Newspaper article The Observer (Gladstone, Australia)

Boy Returned to Parents; Couple Calls for Better Support for Special Kids

Newspaper article The Observer (Gladstone, Australia)

Boy Returned to Parents; Couple Calls for Better Support for Special Kids

Article excerpt

Byline: SIMON CRASE gladstoneobserver.com.au

A NIGHTMARISH experience for a Gladstone couple has left them demanding State Government intervention to improve security measures for vulnerable kids at a school.

Bob and Tamie Bennett received a call at 5am on a Saturday which left them sick to the stomach and reeling from the news they received.

Their eight-year-old son was at a Friday night sleep-over at the Rosella Park Special School, and a teacher phoned the couple to tell them their son had gone missing from the school after 2.30am on Saturday. Fortunately he had had been returned to the school by two police officers a constables John Kerhan and James Brockett a and Kim Rooney and Jamie Ward, a security detail from Bojangles.

"The call was very disturbing, we got the basic details, they told us he was safe," Mr Bennett said.

"We jumped in the car and flew down there because we thought he'd be distressed, by the time we got there, he was fairly calm."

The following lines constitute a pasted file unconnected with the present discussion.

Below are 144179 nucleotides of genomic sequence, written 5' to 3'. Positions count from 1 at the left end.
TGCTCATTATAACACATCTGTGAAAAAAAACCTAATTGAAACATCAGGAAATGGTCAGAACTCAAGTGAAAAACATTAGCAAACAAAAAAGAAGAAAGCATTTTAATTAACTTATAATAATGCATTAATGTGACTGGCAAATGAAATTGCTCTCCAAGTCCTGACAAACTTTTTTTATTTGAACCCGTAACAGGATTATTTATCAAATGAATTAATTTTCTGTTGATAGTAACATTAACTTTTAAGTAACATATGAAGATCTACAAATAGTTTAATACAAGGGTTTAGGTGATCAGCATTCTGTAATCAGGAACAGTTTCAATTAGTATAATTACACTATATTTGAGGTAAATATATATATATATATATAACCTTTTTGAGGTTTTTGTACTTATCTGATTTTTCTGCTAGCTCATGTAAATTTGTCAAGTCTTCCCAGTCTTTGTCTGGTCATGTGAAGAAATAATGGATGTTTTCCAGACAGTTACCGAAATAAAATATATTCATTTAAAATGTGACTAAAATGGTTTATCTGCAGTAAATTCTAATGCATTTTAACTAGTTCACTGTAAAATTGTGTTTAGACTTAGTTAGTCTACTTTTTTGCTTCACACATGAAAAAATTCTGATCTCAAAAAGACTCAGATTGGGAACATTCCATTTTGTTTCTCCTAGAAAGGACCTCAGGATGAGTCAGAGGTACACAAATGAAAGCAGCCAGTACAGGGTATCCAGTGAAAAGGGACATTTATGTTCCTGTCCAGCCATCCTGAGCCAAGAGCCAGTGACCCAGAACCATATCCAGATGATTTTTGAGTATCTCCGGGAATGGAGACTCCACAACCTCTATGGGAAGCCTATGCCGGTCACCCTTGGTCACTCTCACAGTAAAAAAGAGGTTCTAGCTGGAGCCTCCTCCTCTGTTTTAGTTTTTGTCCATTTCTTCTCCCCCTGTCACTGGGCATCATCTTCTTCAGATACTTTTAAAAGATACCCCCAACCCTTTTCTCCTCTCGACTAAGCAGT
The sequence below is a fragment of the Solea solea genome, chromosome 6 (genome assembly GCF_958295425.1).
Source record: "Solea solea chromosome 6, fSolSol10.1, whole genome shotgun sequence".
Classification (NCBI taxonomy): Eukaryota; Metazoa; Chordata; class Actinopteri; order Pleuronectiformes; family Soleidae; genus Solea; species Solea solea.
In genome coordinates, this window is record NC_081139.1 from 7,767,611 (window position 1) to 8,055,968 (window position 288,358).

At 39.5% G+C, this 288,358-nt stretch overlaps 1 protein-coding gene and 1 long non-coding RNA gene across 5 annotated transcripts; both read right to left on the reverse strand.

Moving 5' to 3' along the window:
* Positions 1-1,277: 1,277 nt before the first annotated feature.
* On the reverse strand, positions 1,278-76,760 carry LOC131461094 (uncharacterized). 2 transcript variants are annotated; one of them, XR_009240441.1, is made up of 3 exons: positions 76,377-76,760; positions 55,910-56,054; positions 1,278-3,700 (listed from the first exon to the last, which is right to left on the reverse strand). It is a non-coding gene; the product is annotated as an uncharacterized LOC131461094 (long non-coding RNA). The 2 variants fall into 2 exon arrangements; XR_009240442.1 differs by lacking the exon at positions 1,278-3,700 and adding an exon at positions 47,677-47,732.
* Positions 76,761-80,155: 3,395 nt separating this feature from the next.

Escaping from the school grounds, the boy then wandered onto the road, over a railway bridge and headed towards a major intersection, a tragedy averted when rescuers happened upon him metres from the Dawson Highway.

"He would have got skittled, because he was walking in the middle of the road straight to the intersection near the Night Owl," Mr Bennett said.

A low-functioning autistic, the Bennetts' son suffers from epilepsy, has a severe intellectual impairment and is completely non-verbal, hence the need for constant one-on-one care.

"We chatted to the teachers and the police to find out what happened," Mr Bennett said. "Our aim is to make sure that this doesn't happen again."

While not blaming the school for the incident, the couple want to see the State Government deliver what they see are critical security needs at the much-respected school.

"This should be a massive wake-up call for the Education Department," he said.

Higher fencing, gates and internal locks on the classroom doors are a must if the children are to be protected.

"We need to realise it's a special school, not a normal school, and a lot of the children have intellectual impairment and not all of them are totally aware of their surroundings and the dangers associated with it," he said. …

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